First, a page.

I’ve been an Anthrax fan for years and I’ve followed their rise to fame since their first album Fistful of Metal in 1984. I remember well when the band released this early thrash classic with it’s garish and cover with a guy’s face being destroyed by a spiked fist. I had just gotten into Metallica’s Kill ‘Em All and then Fistful of Metal arrived on the scene and floored me. From the get go, things were looking bright for Anthrax and their rise to world domination was assured.

A promo shot of the mighty Anthrax

It’s unbelievable to think that Anthrax has been unleashing their brand of thrash metal since the nascent days of the thrash movement in 1982. Its now been 35 years since this crew of fierce New Yorkers have dominated the global metal scene and there’s still no stopping them.


After Fistful of Metal, the band continued to release a string of killer albums. There were classics like Spreading The Disease (1985), Among The Living (1986) – which purportedly coined the term “mosh” from the song “Caught In A Mosh” – and Persistence of Time (1990) which featured a blistering cover of Joe Jackson’s “Got The Time.” Anthrax continued to set the world afire with their uniquely heavy (and catchy) songs.


Due to some musical differences, Joey Belladonna parted ways with Anthrax and John Bush, formerly part of highly underrated US metal band Armored Saint, took over the microphone duties. Anthrax had a bit of a musical shift as it incorporated a touch of alternative influences yet kept their awesome full metal assault. With Bush leading the charge, guitarist Scott Ian, and drummer Charlie Benante directing the band, Anthrax released Sound of White Noise (1993), Stomp 442 (1995), Volume 8: The Threat Is Real (1998) and We’ve Come For You All (2003) showed that Anthrax still had the skills to pay the bills.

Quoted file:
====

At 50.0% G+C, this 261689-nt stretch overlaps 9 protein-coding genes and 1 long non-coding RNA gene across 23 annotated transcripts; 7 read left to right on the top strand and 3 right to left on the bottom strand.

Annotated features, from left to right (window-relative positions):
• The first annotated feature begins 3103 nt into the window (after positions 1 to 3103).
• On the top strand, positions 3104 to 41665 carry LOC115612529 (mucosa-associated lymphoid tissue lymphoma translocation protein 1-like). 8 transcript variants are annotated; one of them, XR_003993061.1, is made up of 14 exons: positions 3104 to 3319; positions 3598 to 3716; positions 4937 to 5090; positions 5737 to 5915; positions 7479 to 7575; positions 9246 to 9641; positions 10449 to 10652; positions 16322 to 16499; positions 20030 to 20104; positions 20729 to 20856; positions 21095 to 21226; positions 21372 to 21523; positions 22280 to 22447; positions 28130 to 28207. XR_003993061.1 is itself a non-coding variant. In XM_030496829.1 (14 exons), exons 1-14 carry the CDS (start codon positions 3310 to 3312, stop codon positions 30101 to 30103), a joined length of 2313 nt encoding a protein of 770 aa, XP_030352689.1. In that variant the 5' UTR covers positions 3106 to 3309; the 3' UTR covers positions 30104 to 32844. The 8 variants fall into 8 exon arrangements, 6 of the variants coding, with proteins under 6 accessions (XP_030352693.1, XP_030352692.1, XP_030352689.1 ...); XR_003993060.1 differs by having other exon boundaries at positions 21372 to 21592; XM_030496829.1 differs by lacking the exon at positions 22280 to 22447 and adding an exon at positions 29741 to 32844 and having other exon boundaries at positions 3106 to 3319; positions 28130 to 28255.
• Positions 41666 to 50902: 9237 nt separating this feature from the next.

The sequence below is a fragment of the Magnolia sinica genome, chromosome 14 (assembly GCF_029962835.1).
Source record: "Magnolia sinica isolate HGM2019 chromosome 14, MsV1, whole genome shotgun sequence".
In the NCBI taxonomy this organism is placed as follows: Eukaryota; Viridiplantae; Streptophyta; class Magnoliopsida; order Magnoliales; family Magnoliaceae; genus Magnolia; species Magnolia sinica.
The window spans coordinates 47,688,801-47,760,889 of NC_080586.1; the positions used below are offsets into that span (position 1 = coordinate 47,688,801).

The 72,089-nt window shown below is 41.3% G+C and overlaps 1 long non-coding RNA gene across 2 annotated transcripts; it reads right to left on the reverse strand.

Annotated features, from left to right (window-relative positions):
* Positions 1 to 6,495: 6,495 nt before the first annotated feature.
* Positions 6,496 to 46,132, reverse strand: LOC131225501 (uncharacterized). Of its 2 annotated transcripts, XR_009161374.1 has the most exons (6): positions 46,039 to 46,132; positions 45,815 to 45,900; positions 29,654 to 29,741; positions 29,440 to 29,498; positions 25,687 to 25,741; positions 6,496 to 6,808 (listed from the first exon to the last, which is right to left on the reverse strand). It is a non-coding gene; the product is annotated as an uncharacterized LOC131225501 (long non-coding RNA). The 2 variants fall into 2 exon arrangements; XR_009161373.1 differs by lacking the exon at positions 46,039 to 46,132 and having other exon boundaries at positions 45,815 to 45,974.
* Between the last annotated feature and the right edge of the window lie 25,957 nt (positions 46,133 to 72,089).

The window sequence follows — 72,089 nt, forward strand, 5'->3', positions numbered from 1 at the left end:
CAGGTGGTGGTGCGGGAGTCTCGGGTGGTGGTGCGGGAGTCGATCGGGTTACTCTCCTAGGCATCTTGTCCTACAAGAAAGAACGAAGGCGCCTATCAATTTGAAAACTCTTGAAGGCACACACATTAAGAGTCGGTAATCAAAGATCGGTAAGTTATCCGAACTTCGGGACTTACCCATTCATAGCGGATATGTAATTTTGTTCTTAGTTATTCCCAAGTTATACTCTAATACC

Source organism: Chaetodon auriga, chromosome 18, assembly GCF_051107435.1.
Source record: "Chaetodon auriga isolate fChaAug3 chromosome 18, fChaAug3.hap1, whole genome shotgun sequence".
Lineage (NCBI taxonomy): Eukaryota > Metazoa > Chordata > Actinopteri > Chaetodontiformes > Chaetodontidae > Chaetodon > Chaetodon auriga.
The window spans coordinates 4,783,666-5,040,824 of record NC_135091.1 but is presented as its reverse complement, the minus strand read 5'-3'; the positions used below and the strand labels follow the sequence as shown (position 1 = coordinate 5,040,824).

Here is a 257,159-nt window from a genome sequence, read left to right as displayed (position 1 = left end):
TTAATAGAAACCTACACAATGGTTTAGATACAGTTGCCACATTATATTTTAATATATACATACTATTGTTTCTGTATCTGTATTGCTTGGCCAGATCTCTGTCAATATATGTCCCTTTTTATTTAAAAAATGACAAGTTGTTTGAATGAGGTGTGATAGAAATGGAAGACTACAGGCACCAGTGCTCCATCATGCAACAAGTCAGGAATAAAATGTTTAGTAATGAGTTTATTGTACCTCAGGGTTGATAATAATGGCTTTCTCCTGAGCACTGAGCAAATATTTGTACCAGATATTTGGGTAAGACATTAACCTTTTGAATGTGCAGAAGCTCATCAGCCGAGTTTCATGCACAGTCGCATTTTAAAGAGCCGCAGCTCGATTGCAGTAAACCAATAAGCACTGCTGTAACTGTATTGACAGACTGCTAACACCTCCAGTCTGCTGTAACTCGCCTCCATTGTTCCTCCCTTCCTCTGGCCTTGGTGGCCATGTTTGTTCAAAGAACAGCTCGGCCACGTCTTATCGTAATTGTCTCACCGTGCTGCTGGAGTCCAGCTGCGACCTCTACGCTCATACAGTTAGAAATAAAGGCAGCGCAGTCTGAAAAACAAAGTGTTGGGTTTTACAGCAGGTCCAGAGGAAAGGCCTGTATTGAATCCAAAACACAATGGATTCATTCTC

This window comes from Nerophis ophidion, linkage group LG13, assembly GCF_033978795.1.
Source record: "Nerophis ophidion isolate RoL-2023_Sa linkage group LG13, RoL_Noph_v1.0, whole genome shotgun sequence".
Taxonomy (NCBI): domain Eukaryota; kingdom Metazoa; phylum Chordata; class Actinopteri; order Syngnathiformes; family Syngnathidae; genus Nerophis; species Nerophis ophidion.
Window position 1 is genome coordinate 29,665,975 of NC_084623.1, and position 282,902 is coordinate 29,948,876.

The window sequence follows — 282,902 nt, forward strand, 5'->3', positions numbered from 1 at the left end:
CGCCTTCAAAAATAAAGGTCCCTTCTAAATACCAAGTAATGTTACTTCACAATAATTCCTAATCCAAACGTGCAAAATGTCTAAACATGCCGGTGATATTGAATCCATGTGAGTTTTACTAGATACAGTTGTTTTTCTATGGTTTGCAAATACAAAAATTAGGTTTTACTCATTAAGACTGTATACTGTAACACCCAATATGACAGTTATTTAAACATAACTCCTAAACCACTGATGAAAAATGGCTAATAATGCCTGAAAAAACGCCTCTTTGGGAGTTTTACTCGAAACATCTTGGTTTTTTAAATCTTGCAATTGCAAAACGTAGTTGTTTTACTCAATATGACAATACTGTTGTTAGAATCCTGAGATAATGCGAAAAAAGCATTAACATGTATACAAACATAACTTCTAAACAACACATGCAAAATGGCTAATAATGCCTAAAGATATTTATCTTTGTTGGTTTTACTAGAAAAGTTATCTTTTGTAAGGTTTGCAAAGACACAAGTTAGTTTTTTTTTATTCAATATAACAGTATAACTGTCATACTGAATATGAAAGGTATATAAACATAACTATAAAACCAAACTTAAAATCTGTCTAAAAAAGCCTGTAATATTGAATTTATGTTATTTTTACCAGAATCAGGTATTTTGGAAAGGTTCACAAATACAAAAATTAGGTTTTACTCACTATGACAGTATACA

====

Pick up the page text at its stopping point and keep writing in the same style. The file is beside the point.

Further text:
My connection to Anthrax is a personal one as I was linked to them in a professional way. It was around the release of Persistence of Time that I interned at Megaforce Records, Anthrax’s record company also former home to Metallica. It was an exciting time for me as I was in college seriously pondering diving into the music business. I got to hang out with Anthrax who I had interviewed a few years before on their State of Euphoria tour with San Francisco thrashers Exodus. I got to see Anthrax play with Primus and Public Enemy for a unique tour.

Today, Anthrax continue to mosh their way all over the globe with their stomp after releasing another great CD For All Kings (2016) (one of the best in their illustrious career) that followed equally awesome Worship Music (2011) that reunited singer Joey Belladonna (the second vocalist but longest serving one) with the band. Both Worship and Kings not only harken back to Anthrax’s glory days, they both prove that the band still had important music to offer the rock ‘n roll world.

Anthrax Stomps Flagstaff


I was lucky enough to be able to attend Anthrax’s show at the Orpheum in Flagstaff (their first time in our fair city) and take photos of the show. I’ve seen them at least four times before and this show was just as phenomenal as the previous ones I’ve seen.